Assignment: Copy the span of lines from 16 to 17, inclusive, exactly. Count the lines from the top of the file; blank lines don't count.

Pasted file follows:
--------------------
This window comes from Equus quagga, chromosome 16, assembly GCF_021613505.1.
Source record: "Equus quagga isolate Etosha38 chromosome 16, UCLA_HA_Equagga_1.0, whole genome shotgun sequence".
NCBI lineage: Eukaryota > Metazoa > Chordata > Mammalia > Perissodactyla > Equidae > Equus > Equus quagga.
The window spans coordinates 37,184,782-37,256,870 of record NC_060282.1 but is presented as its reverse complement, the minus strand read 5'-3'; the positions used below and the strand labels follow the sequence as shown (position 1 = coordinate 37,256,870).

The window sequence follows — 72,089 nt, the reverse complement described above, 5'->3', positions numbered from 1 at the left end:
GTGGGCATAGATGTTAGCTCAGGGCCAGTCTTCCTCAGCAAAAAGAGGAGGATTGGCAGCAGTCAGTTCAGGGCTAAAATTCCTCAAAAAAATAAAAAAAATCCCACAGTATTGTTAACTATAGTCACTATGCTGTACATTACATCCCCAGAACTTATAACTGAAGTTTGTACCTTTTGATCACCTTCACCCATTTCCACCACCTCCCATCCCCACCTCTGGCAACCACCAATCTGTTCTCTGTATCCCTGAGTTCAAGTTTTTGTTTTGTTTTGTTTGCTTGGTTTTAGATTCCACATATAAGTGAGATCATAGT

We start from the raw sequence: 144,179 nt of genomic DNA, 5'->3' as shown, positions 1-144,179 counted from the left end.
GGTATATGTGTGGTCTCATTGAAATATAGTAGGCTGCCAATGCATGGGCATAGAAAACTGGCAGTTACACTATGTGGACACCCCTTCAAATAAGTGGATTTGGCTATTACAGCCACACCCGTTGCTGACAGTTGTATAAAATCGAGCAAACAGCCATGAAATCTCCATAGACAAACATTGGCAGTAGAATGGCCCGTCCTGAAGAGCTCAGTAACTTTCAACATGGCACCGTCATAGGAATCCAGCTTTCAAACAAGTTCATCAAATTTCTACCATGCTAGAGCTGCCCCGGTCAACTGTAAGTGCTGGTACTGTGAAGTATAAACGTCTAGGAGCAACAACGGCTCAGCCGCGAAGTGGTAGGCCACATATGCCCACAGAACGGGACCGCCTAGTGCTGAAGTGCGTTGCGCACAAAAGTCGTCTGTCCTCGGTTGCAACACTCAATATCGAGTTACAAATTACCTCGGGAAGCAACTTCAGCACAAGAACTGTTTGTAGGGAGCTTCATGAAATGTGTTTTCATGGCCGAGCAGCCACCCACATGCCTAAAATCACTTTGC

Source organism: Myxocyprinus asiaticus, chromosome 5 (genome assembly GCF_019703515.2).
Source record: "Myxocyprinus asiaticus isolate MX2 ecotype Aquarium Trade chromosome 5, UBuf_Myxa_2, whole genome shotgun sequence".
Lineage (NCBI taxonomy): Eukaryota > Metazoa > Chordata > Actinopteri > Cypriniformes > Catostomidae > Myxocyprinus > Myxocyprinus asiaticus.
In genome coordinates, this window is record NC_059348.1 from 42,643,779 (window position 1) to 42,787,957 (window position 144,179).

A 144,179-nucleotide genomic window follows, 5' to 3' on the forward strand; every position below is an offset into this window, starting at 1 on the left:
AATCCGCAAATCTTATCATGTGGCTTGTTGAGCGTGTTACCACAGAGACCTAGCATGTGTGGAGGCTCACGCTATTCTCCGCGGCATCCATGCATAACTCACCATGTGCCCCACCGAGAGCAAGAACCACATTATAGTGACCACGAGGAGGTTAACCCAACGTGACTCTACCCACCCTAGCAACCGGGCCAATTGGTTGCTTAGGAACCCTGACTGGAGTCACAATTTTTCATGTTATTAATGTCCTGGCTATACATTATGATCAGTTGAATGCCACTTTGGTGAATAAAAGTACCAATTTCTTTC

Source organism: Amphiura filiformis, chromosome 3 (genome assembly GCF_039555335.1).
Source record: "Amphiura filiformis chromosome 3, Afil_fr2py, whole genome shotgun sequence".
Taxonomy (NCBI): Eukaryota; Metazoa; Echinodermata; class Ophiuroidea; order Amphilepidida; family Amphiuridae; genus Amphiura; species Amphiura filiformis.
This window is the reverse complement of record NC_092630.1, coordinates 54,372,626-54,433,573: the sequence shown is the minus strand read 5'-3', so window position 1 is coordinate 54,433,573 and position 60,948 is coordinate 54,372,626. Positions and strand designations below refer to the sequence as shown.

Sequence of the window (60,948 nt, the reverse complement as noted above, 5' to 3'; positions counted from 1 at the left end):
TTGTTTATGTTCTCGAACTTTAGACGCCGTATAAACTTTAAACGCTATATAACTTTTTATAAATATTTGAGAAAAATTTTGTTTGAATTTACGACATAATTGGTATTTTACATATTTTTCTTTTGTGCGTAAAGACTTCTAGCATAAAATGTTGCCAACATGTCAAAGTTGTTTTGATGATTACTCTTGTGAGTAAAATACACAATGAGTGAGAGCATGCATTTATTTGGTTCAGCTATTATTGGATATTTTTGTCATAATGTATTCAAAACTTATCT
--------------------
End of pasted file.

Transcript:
Source record: "Amphiura filiformis chromosome 3, Afil_fr2py, whole genome shotgun sequence".
Taxonomy (NCBI): Eukaryota; Metazoa; Echinodermata; class Ophiuroidea; order Amphilepidida; family Amphiuridae; genus Amphiura; species Amphiura filiformis.